At her party, surrounded by twelve friends, the birthday girl opened her gifts. Gently pressing her fingertips into wrapping paper, letting the shards and ribbons land in the grass at her feet while twelve pairs of eyes waited for theirs to be next. Surrounded by a dozen friends, the birthday girl slid a finger into the seam of the smallest box. A mom and daughter pressed in closer, and beamed as the newly-minted six-year-old pulled the shiny, enameled necklace from its package and dangled it on her pink-polished finger.
“BFF” glinted in the low summer sun. It sparkled in the eyes of the girl who’d given it as she reached over to claim her half of the necklace. Her mom helped both girls put them on.
For the rest of the afternoon, the pair shared everything. They both climbed into a hula-hoop, split a piece of cake, and if they could have figured out how to poke two straws into one juice box, they’d have shared that too.
I’ve said no a thousand times to my five-year-old's requests for BFF anything. I’m not on board with BFFs, and especially not in elementary school. Even if I were in the substantial camp of parents who find BFFs endearing—and I get why they do, honestly—I wouldn’t have gifted a two-piece necklace to a girl to open during a party of dozen friends who wouldn’t be getting their own section of the pendant.
Watching your daughter bond with another girl is one of the sweetest things about having a growing child. The baby who was so dependent on you is almost gone, and in her place is this amazing kid, holding hands and laughing in a real relationship, but one without the complications she’ll have to navigate in the years that are already coming too fast. I see this every day with my daughter and her group of friends; some she’s known since I counted her age in months. They argue like siblings and apologize with the brutal sincerity of children.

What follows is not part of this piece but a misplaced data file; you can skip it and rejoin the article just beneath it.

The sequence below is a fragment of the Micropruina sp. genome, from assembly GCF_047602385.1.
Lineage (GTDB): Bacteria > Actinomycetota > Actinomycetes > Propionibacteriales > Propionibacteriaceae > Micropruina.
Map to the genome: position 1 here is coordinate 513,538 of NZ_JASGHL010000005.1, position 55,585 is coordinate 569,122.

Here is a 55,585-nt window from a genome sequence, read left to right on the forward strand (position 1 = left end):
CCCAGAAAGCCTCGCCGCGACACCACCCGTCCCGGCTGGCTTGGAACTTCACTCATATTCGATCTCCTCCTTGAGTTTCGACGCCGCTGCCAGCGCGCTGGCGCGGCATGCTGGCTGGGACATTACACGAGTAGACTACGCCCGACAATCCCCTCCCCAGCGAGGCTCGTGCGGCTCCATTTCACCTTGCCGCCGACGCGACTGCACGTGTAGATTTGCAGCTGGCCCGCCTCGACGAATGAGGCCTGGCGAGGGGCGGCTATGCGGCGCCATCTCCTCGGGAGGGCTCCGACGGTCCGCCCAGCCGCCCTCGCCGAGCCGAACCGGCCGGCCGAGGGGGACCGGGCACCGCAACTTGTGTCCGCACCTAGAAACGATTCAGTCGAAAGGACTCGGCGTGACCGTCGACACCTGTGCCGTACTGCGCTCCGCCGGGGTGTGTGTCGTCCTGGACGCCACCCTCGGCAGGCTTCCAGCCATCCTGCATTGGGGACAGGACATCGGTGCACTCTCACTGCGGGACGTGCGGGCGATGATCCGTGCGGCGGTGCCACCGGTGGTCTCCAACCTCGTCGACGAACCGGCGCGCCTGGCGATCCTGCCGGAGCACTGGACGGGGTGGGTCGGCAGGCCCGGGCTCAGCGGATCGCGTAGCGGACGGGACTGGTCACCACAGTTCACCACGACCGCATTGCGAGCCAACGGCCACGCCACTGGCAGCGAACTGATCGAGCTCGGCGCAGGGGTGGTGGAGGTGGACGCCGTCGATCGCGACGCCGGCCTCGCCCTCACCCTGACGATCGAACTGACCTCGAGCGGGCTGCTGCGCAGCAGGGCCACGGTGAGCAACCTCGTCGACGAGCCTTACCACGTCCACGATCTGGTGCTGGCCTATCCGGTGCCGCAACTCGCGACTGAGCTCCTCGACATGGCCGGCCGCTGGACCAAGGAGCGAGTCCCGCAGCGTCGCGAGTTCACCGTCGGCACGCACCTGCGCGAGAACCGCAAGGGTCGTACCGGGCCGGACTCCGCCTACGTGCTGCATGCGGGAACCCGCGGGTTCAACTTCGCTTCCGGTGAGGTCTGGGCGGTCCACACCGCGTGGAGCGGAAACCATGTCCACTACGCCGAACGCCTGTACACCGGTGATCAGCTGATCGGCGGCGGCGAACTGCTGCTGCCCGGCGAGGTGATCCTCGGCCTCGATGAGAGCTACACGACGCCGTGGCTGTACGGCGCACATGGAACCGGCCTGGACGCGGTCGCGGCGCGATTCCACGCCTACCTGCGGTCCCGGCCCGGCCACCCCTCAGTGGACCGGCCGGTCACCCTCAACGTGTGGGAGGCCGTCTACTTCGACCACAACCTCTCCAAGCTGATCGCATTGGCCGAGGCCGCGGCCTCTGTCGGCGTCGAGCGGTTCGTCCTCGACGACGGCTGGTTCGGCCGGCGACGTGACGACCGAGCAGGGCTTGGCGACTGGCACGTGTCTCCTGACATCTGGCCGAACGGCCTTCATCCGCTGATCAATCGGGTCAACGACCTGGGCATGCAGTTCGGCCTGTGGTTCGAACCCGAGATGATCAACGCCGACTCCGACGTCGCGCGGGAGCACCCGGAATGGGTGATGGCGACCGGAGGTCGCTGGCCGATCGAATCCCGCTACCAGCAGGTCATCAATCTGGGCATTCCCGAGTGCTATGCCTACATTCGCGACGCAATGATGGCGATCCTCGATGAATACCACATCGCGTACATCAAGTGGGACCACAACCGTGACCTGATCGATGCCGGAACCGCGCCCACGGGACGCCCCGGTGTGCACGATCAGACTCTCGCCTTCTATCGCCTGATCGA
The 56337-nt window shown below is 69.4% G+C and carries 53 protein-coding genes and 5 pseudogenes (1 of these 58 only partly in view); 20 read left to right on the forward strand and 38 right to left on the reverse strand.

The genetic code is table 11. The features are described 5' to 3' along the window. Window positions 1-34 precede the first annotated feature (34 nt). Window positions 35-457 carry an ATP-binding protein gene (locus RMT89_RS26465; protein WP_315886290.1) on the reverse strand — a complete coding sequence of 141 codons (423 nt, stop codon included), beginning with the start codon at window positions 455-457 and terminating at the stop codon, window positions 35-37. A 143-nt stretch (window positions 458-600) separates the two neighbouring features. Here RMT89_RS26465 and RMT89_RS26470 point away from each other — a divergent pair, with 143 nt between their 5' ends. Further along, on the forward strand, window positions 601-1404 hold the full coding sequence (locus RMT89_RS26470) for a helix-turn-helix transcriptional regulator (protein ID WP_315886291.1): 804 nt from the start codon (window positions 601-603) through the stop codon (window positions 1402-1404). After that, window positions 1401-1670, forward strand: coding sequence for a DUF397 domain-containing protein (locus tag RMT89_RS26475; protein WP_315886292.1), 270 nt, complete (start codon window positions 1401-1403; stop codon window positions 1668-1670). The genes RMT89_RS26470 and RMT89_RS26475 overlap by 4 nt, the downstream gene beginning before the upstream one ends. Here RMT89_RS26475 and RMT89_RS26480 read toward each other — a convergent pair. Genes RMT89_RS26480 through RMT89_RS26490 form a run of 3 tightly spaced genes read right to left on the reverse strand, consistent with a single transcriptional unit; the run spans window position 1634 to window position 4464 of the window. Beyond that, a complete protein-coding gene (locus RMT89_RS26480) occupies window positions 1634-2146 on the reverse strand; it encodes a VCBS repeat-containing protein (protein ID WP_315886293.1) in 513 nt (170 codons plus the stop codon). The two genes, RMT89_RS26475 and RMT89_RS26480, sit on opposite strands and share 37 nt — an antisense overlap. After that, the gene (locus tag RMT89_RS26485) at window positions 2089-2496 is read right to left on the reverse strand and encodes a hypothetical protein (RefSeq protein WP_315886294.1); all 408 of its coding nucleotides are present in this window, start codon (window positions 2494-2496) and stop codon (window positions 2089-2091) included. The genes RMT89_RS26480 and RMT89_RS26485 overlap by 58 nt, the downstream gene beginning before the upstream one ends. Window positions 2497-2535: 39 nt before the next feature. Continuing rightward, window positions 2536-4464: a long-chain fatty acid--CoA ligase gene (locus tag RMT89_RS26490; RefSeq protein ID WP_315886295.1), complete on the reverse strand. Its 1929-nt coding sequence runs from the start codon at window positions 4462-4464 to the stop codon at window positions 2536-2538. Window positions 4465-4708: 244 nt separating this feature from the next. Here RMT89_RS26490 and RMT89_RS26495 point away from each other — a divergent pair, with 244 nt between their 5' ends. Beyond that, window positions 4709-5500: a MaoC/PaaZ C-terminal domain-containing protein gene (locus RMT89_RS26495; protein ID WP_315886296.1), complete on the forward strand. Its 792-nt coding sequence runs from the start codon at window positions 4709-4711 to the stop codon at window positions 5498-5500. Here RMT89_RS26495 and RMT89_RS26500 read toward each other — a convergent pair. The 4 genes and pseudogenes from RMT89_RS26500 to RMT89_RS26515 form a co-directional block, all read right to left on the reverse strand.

Anna has asked so often for the necklace—this week with one friend, next week with another. She’s only five, and though mostly the charm is a sparkly little something to her, I do want her to understand its duller implications. “What if Jill and Tess got a necklace without you? How would you feel?” I keep things simple; I don’t mention the times during my own childhood I was the third friend—he one whose name didn’t make the shortlist. My classmates were rarely outright mean to me but I suffered these softer cruelties.
It’s just a cheap little trinket, I’ll hear from other parents. She’ll forget about it in a week, they’ll say. They’re right, both of these things will happen. But before I find myself untangling a knotted chain from her bedroom carpet or pulling her half of a tin charm from the depths of my washing machine, she’ll have left another girl quietly wondering why she wasn’t given the chance to misplace her own piece of the necklace.
Most of all, I want my daughter to understand empathy. That the way you wear your friendship for the world to see isn’t by splitting a necklace in two but by sharing your heart with many.